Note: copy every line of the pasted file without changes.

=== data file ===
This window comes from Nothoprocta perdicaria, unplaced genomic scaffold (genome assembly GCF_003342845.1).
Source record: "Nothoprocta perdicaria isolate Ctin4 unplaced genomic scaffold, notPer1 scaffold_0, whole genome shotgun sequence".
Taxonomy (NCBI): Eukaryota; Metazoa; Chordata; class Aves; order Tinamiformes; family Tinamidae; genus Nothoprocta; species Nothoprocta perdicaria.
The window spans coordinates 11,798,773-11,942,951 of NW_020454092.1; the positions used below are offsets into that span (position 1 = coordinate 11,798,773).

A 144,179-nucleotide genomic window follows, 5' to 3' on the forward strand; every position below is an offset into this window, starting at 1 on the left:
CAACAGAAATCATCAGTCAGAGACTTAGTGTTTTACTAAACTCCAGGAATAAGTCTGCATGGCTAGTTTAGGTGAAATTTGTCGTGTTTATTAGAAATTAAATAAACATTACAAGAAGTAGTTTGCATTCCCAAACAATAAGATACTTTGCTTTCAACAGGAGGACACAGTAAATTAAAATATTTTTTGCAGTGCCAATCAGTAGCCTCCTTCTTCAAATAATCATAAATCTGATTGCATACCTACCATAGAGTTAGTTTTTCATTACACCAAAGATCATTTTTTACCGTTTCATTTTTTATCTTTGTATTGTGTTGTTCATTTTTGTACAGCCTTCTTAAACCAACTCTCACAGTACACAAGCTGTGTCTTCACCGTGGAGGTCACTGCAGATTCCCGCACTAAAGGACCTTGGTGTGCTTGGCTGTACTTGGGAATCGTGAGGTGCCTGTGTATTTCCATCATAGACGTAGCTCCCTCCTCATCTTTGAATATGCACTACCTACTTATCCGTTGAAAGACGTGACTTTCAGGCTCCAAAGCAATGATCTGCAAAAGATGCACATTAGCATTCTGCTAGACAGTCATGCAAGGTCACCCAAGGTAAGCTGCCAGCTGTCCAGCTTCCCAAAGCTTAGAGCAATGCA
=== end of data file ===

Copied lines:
This window comes from Nothoprocta perdicaria, unplaced genomic scaffold (genome assembly GCF_003342845.1).
Source record: "Nothoprocta perdicaria isolate Ctin4 unplaced genomic scaffold, notPer1 scaffold_0, whole genome shotgun sequence".
Taxonomy (NCBI): Eukaryota; Metazoa; Chordata; class Aves; order Tinamiformes; family Tinamidae; genus Nothoprocta; species Nothoprocta perdicaria.
The window spans coordinates 11,798,773-11,942,951 of NW_020454092.1; the positions used below are offsets into that span (position 1 = coordinate 11,798,773).

A 144,179-nucleotide genomic window follows, 5' to 3' on the forward strand; every position below is an offset into this window, starting at 1 on the left:
CAACAGAAATCATCAGTCAGAGACTTAGTGTTTTACTAAACTCCAGGAATAAGTCTGCATGGCTAGTTTAGGTGAAATTTGTCGTGTTTATTAGAAATTAAATAAACATTACAAGAAGTAGTTTGCATTCCCAAACAATAAGATACTTTGCTTTCAACAGGAGGACACAGTAAATTAAAATATTTTTTGCAGTGCCAATCAGTAGCCTCCTTCTTCAAATAATCATAAATCTGATTGCATACCTACCATAGAGTTAGTTTTTCATTACACCAAAGATCATTTTTTACCGTTTCATTTTTTATCTTTGTATTGTGTTGTTCATTTTTGTACAGCCTTCTTAAACCAACTCTCACAGTACACAAGCTGTGTCTTCACCGTGGAGGTCACTGCAGATTCCCGCACTAAAGGACCTTGGTGTGCTTGGCTGTACTTGGGAATCGTGAGGTGCCTGTGTATTTCCATCATAGACGTAGCTCCCTCCTCATCTTTGAATATGCACTACCTACTTATCCGTTGAAAGACGTGACTTTCAGGCTCCAAAGCAATGATCTGCAAAAGATGCACATTAGCATTCTGCTAGACAGTCATGCAAGGTCACCCAAGGTAAGCTGCCAGCTGTCCAGCTTCCCAAAGCTTAGAGCAATGCA